环球资讯环球资讯 / World / Europe

Groundbreaking early photographs of Shanghai head for London

By Samantha Vadas (yowaldo.com) Updated: 2016-08-10 13:49 Comments

Groundbreaking early photographs of Shanghai head for London

Portrait of a woman

When New York-based Raymond Watt came across an article on the BBC news website about a Chinese photography exhibition in the UK last November, he was shocked, to say the least.

The story about a collection of rare photographs of Beijing from the late 1800s, on show in London's Chinatown, included a number of images from the exhibit - one of which set Watt back on his heels.

"It was a picture I had never seen before and my instinct told me that the subjects could be my great grandparents," he told China Daily.

The article explained how British photographer, Thomas Child, who had moved to China as an engineer, captured marriage ceremonies during the late Qing dynasty - which spanned from 1644 to 1912.

It detailed how one particular photograph in the series depicted the daughter of the famous Chinese statesman, Zeng Guofan.

"My great, great grandfather was Zeng Guofan," Watt said.

The 79-year-old never expected when he was browsing the internet that day that he would uncover a piece of family history dating back some 140 years. Not to mention, in an exhibition some 3,500 miles away from where he lived.

According to Watt, the unique wedding photograph documents the moment of the start of the prominent Nie family in China.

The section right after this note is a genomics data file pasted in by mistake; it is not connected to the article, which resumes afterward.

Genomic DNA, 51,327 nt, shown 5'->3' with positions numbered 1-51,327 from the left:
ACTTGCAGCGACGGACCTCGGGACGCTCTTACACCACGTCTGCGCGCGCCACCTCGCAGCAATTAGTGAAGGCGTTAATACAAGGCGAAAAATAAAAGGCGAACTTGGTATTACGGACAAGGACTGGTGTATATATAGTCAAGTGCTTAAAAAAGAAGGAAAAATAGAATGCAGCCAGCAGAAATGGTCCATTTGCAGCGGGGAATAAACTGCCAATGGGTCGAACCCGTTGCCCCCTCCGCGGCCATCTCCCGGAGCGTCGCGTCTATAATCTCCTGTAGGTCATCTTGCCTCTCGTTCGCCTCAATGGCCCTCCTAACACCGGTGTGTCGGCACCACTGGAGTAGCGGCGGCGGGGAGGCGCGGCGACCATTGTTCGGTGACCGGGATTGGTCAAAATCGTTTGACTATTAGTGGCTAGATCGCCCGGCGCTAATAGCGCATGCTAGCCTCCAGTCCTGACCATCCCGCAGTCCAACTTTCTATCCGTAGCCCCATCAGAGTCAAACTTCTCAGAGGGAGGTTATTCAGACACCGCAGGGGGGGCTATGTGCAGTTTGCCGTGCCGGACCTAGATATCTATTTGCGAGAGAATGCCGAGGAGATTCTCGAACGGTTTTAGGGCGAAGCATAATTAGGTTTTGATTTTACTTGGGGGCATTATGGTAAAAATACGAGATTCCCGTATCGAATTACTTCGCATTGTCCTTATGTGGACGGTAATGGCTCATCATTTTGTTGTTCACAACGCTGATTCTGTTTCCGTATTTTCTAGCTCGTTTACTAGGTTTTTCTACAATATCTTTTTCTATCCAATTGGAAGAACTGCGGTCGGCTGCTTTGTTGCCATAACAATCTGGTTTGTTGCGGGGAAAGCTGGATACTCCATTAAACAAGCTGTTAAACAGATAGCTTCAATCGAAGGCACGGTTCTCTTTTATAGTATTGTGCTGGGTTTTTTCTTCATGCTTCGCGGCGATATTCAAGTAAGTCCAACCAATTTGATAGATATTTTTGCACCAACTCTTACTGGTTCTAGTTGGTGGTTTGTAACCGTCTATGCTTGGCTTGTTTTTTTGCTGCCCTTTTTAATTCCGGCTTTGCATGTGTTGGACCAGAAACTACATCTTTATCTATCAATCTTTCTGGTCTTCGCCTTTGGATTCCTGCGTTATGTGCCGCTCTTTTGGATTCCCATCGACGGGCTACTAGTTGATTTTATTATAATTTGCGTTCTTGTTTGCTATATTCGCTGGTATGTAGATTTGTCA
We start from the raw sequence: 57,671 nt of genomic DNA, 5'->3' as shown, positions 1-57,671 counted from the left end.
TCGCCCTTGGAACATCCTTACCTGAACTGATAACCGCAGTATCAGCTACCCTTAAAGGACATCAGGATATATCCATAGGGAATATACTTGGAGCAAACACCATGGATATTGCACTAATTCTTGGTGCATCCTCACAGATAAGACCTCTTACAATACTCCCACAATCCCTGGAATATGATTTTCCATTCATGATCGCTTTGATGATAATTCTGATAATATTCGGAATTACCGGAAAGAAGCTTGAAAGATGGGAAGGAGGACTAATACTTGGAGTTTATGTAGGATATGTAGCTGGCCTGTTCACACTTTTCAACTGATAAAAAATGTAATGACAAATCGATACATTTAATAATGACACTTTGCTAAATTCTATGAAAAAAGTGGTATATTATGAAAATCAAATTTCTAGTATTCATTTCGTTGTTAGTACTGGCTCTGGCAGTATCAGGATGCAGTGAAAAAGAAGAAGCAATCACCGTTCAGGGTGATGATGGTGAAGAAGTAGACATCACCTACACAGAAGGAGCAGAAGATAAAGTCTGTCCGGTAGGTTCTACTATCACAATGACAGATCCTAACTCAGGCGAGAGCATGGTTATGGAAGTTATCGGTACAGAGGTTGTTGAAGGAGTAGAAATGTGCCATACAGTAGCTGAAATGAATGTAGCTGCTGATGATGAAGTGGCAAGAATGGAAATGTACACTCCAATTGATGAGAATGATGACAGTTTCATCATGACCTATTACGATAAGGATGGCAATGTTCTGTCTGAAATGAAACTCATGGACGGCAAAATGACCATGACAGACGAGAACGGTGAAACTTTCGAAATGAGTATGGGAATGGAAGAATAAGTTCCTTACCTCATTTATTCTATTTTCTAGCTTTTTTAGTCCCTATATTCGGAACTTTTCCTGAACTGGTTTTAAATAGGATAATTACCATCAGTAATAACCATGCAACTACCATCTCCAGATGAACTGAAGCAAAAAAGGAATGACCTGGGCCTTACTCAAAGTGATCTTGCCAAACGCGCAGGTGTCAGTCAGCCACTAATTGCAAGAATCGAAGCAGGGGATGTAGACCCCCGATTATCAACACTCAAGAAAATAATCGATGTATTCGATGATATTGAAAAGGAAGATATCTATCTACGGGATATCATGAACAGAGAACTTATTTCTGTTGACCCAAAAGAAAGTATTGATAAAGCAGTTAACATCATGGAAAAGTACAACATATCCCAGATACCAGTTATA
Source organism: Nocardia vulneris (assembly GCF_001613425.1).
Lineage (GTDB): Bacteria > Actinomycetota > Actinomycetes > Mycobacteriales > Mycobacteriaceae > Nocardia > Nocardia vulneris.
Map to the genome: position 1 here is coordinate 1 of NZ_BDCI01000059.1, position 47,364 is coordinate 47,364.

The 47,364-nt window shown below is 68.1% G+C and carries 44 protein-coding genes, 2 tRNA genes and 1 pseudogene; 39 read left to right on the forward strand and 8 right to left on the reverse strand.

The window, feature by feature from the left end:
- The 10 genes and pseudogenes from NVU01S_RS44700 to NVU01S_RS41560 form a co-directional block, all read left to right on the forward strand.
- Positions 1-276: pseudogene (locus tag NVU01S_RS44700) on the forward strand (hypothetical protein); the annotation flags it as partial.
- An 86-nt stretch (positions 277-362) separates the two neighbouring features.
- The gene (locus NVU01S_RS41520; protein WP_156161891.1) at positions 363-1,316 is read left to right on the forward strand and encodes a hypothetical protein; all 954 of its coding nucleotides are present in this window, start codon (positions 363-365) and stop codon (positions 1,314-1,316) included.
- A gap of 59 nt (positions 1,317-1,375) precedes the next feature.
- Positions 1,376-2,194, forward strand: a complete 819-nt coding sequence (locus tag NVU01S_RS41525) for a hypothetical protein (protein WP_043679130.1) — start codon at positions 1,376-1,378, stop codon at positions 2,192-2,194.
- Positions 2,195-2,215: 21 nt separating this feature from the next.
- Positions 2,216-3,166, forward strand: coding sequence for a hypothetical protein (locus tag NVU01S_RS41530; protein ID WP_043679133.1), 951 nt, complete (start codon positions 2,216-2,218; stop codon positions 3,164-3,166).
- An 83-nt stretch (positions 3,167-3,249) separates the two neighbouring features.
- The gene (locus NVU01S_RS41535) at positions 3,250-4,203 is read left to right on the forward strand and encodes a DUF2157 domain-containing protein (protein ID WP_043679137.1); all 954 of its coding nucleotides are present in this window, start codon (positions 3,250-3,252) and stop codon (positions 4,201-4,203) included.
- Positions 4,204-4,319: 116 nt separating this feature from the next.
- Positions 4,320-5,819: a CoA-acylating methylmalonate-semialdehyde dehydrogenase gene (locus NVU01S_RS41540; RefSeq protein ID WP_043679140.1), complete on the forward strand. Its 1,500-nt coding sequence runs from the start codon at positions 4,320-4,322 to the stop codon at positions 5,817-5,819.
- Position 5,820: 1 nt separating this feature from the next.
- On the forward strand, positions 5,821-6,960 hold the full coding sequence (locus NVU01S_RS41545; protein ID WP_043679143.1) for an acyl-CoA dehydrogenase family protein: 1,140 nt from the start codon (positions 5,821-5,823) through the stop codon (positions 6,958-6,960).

"The family rose in importance in Shanghai from the late Qing dynasty into the twentieth century and went through more than 70 years of ups and downs until 1950," he said.

"The groom, Nie Jigui, served as Shanghai's Governor from 1890 to 1893, died in 1911 and was buried in Hunan, while the bride, Zeng Jifen, died in 1942 and was buried in Shanghai."

The display of Child's work at the China Exchange, an organization in London, was the first time US-based collector, Stephan Loewentheil, had shared the original images of life during the Qing dynasty in Peking, now known as Beijing.

While Watt's reaction to the never-before-seen photographs was by far the most compelling, the exhibition in Soho's Gerrard Street attracted worldwide attention, making headlines in the UK, the US, Europe and China.

"The success of the show reflected the increasing global interest in China's people and culture, as well as the interest of the people of China in preserving and studying their own history," said Loewentheil, who's Historical Photography of China Collection is the largest holding of late Qing dynasty photographs of China in private hands.

"Today, Beijing is a vastly different place and the early photographs presented a perspective on the city which had never been previously available."

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